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"I am against white privilege." The 21 year old YRDSB trustee, Hanica Mathan screamed, looking at a swath of South Asian Students in Rexdale.
"You guys have to understand white privilege is real and we don't have such advantages," she added."My dad came to this country with $200,000 in the 1980s and now runs a four-star multiplex hotel, he didn't have any privileges. He hustled."
"I ran on YRDSB elections with 200 of his staff as volunteers and was the first South Asian candidate." She echoed.
"That's true, just like my dad who finished his LLB in Scotland in the 1970s, who came to this country and started off as a lawyer," Blaise Gurunathan, a third generation lawyer from Erinker and Barringer asserted."In this country, you can be whatever you want to be," they both ended their speech.
Have you come across Blaise or Hanica Mathan? Maybe, maybe not. But let me talk about a popular myth in North America which positions South Asians as model minorities. I have a huge problem with this description. It’s used as a description to indirectly disparage Blacks and Hispanics and it’s largely inaccurate.
Now what’s a model minority? A model minority is a minority demographic (whether based on ethnicity, race or religion) whose members are perceived to achieve a higher degree of socioeconomic success than the population average, thus serving as a reference group to other minority groups.
Are South Asians who migrated to North America model minorities? Let's look into some South Asian communities that are seen as embodiments of model minority values.
I don’t want to come off as a Dravidian party trumpet as it can open a can of worms but these are some Indian Tamils we laud as model minorities in the U.S.
- Sundar Pitchai- Google CEO- Tamil Brahmin
- Subrahmanyan Chandrasekhar- Indian American Astrophysicist- Tamil Brahmin
- Padmanaban Sri Srinivasan- Chief United States Circuit Judge of the United States Court of Appeals for the District of Columbia Circuit.- Tamil Brahmin
A large population of Tamil Nadu came from farming communities and did not get much education up until the 1980s. Meanwhile, Tamil Brahmins were ahead of most communities with colonial education, so much so, that the majority of the government sector jobs were filled with Tamil Brahmins. The Mandal commission bill played a huge role in changing this, creating an exodus of Tamil Brahmins to the United States. (https://theprint.in/pageturner/excerpt/tamil-brahmins-were-the-earliest-to-frame-merit-as-a-caste-claim-and-it-showed-in-iits/351539/)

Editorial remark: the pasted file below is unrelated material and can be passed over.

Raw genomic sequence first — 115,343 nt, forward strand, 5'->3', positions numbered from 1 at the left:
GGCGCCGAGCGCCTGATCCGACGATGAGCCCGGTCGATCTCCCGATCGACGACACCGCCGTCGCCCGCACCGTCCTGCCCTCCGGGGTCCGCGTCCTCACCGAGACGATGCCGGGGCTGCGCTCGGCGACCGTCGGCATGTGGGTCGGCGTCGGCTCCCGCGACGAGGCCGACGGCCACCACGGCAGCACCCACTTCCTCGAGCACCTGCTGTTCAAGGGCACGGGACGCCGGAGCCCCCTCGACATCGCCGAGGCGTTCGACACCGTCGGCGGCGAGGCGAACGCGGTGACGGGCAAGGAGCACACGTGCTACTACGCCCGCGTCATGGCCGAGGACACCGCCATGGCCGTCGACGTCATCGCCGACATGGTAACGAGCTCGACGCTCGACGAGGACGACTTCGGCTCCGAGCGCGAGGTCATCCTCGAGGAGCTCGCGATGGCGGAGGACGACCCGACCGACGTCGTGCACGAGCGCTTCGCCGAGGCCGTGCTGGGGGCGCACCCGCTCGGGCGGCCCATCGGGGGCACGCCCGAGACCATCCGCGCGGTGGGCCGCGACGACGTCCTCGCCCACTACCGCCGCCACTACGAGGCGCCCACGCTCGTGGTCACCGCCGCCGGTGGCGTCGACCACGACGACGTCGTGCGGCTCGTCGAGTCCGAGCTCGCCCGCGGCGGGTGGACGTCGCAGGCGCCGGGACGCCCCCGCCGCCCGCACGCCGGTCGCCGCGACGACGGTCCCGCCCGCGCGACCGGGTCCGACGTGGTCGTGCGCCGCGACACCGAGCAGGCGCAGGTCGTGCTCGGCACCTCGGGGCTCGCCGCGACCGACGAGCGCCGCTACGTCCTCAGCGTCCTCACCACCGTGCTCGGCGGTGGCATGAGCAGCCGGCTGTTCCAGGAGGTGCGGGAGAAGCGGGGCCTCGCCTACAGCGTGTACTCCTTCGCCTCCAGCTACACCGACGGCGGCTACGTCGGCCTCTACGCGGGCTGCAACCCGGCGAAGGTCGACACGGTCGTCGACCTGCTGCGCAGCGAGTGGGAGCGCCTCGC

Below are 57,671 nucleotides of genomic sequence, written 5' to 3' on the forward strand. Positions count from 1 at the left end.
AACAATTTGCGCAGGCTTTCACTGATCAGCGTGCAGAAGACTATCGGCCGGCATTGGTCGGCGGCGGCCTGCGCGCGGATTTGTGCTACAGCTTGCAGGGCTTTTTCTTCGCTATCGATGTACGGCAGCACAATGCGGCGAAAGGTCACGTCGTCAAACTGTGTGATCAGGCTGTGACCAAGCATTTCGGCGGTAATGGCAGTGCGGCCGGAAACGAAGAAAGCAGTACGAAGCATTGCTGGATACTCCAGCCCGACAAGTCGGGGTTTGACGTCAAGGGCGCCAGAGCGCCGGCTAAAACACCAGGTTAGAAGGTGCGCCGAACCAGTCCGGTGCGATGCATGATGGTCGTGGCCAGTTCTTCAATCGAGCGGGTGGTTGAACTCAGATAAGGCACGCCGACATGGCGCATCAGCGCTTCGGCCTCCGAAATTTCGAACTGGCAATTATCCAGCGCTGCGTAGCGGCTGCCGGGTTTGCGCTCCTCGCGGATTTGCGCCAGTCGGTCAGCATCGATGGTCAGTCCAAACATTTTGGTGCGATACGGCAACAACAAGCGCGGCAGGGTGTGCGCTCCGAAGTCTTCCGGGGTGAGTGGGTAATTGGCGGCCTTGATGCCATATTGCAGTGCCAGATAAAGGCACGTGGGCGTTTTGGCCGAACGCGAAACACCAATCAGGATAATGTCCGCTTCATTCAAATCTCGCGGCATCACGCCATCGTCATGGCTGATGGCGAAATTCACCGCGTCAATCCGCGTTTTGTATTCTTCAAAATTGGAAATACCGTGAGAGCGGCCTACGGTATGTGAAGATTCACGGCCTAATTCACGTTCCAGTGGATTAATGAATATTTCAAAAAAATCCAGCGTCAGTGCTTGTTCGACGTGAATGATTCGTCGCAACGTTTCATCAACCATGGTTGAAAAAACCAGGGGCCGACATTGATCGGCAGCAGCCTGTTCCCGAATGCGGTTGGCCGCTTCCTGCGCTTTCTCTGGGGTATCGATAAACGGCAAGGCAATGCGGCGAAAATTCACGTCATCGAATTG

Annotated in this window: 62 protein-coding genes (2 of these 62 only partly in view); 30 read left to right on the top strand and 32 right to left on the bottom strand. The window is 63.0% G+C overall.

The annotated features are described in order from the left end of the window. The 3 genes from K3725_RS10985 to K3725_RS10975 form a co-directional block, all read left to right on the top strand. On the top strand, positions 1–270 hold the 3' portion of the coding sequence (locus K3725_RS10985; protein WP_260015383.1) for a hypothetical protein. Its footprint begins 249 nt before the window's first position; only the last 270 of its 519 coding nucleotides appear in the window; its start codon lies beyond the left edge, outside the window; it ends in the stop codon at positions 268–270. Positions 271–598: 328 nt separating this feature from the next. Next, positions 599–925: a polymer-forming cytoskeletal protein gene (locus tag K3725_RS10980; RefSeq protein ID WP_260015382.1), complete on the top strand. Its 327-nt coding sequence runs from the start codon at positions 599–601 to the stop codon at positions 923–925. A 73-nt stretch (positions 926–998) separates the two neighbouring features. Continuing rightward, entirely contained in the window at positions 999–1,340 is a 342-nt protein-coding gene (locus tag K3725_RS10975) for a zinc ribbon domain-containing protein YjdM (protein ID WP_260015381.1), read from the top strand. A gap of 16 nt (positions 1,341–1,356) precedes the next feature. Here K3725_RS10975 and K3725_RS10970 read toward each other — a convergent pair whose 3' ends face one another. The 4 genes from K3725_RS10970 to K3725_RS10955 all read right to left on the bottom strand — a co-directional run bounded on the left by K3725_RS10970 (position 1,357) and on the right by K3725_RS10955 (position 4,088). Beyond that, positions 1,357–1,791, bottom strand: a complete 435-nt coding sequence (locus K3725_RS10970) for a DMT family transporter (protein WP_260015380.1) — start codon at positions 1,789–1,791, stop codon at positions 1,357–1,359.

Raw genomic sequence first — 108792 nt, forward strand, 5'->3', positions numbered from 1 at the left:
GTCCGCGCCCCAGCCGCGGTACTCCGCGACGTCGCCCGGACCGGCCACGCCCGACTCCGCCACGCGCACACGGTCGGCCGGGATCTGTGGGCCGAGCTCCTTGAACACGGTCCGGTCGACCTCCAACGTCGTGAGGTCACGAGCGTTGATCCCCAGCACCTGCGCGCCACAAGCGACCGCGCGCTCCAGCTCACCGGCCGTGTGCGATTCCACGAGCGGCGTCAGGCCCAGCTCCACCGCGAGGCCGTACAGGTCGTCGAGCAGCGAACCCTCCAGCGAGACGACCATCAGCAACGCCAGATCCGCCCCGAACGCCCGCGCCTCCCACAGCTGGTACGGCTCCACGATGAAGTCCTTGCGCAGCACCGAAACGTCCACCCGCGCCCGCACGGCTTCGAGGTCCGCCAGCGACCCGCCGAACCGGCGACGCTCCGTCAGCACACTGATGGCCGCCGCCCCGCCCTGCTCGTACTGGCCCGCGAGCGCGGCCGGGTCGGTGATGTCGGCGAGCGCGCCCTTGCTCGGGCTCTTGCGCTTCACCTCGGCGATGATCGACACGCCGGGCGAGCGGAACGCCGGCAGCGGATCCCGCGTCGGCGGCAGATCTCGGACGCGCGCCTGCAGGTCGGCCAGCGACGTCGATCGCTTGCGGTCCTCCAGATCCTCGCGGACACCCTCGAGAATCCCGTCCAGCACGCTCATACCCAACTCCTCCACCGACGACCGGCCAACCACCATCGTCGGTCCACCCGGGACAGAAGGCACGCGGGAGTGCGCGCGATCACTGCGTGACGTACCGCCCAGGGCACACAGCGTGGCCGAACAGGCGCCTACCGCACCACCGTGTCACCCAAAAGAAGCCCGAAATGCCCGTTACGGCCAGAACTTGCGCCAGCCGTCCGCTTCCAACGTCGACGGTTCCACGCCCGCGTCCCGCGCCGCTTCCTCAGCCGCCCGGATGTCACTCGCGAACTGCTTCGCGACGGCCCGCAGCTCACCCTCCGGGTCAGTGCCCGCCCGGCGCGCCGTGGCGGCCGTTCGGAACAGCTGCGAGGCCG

So, is Sundar Pitchai a model minority or product of colonial/caste/ generational privilege? Is it fair to compare Sundar Pitchai with a young black man from Compton?
The community that got kicked out of Uganda
Narendra Modi might get pissed off and deny me my Indian visa but I kinda, sorta, agree with the King of Scotland on some things.
Travelling out of India in the 1900s as a businessman is a huge privilege in itself (Remember, we also had populations leaving India at the same time as indentured labourers who were left to fend for themselves in Caribbean countries.). What happens when you abuse your privilege and give interviews about how “dumb Ugandans” do not have business sense and are just workers? You get expelled and have to seek citizenship in England or Canada. Mercantilism is an art taught to few communities and kept as a secret for generations. Why do you think business castes tend to marry close to each other? So, is it fair to compare a community with hundreds of years of business skills to a community that was brought in as slaves to North America? Are you a model minority or a product of privilege?
The next community that we’re gonna look at is drum rolls…..
Mutton Rolls- No, almost close. Jaffna Tamils.
Jaffna Tamils (Not Sri Lankan Tamils), had the luxury of a colonial English education. Catholic missionaries played a huge role in implementing English systems to Tamil Communities in Jaffna, thus creating successful civil servants for the British Colonial Administration in Sri Lanka, Malaysia and even Burma.The term Ceylonese is still a proud moniker amongst Malaysian and Singaporean Tamils of Sri Lankan Identity.
What happens when the community moves to the west amidst a civil war in the late 70s and 80s as accountants, lawyers, doctors etc.? They bring their skills and education with them.
Is there hustle? Yes, there is. But is there a privilege? 100%. If there is one Tamil guy owning a $2 Million dollar condo on Bay Street, there’s also a Tamil barber who struggles to pay his $700 monthly rent for his basement apartment in Scarborough.
Both of them are minorities at different stages of life. There are other South Asian communities that I could draw comparisons to, but you get the point. Many South Asians migrated to North America and the West as privileged communities. Our “success” is made up of inter-generational caste and cultural privileges. Are we model minorities? Definitely not. Should we pay for more taxes to uplift other communities without privilege. A 100% yes.
Now, go topple that racist statue with your black friend.
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